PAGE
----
A Clinical Study of Circulating Cellular and Humoral Biomarkers Involved in Bone Regeneration Following Traumatic LesionsHans Gottlieb1,2, Tobias W. Klausen2, Martin Boegsted3, Bo S. Olsen1, Gunnar S. Lausten1, Jens Kastrup4, Julia S. Johansen5, Mette Nyegaard3, Karen Dybkaer3 and Hans E. Johnsen2,3*
- *Corresponding Author:
- Hans E Johnsen MD DMSc
Professor, Clinical Haematology
Aalborg Hospital Science and Innovation Centre (AHSIC)
Aarhus University Hospital, Sdr. Skovvej 15
DK-9000 Aalborg Denmark
Tel: +4599326875 (Office), +4541180053(Mobile)
E-mail: [email protected]
Received date: September 16, 2011; Accepted date: November 10, 2011; Published date: November 12, 20112
Citation: Gottlieb H, Klausen TW, Boegsted M, Olsen BS, Lausten GS, et al. (2011) A Clinical Study of Circulating Cellular and Humoral Biomarkers Involved in Bone Regeneration Following Traumatic Lesions. J Stem Cell Res Ther 1:108. doi:10.4172/2157-7633.1000108
Copyright: © 2011 Gottlieb H, et al. This is an open-access article distributed under the terms of the Creative Commons Attribution License, which permits unrestricted use, distribution, and reproduction in any medium, provided the original author and source are credited.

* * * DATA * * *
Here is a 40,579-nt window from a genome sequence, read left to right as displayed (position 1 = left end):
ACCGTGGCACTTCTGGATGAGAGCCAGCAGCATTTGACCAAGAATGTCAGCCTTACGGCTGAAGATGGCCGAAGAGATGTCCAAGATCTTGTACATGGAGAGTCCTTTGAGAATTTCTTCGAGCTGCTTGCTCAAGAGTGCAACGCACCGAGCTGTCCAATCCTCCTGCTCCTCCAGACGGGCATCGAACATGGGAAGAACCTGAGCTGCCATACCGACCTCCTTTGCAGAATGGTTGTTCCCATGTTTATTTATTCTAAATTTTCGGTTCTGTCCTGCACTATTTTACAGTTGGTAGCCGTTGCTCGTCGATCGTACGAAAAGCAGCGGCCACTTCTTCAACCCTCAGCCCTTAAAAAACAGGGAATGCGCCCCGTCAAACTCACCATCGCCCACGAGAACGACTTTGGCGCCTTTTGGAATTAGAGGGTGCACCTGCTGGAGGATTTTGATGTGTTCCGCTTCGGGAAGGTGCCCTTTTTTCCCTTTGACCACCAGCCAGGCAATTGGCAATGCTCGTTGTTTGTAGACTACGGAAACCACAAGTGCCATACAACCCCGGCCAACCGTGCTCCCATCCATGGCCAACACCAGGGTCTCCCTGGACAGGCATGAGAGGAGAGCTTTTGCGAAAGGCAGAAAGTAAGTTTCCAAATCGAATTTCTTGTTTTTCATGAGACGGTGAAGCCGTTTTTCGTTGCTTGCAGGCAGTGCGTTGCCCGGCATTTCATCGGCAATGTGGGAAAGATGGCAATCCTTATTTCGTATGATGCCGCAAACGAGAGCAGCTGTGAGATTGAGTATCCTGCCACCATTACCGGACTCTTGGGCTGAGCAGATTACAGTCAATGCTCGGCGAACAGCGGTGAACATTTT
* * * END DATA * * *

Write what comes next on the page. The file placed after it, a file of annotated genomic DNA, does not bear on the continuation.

Background: Fracture healing includes formation of cartilage, blood vessels and bone, which involves circulating progenitor cells, cytokines and growth factors in a complex homeostasis of tissue regeneration. Here we describe a clinical study of circulating cellular and humoral variables by a time dependent multiparametric approach following traumatic lesions. Materials and Methods: Two prospective cohorts of 50 patients, with ankle- or hip fracture (cohort 1) or planned hip replacements (cohort 2) were studied as was age matched healthy controls. Blood samples were timely collected during the post traumatic period and analysed for i) non-haematopoietic (CD45neg) mesenchymal subsets by multiparametric flow cytometry (MFC), ii) global gene expression profiling (GEP) by micro array and iii) serum inflammatory markers including the growth factor YKL-40 by immunoassays (ELISA). Integrated analyses were performed to identify cellular and humoral patterns with potential impact on tissue regeneration. Results: Posttraumatic levels of circulating white blood cells, immature progenitor subsets and platelets as well as YKL-40, IL-6 and CRP varied biphasic and correlated to type of traumas. Analytic MFC identified two minor CD45neg blood compartments which simultaneously expressed varying degrees of CD105, CD133, CD73, VEGF-R, CD144, or CD31, CD34, CD166, CXCR4, respectively, supporting that mesenchymal subsets are involved in fracture healing. Analysis by microarray identified posttraumatic significant changes in gene expression of specific genes with known relation to inflammation, bone regeneration and angiogenesis in circulating mononuclear cells (MNC). ELISA quantitation of YKL-40 revealed posttraumatic changes higher in hip traumas compared to patients with ankle fractures (MNC: p=0.0006; YKL-40: p=0.0004). YKL-40 also correlated to the type of bone trauma, documented by different levels in patients with planned surgical hip replacements and traumatic hip fractures (p=0.005). Conclusions: The present study describes a posttraumatic time dependent cellular and humoral response after planned hip replacements, ankle and hip fractures. The data identify and enumerate potential mesenchymal progenitor cells supporting a regenerative role. Finally the analysis documented a correlation between the growth factor YKL-40 and bone traumas separating it from IL-6 and CRP. These observations can be used to future identification, isolation and characterization of circulating cells with impact in bone regeneration.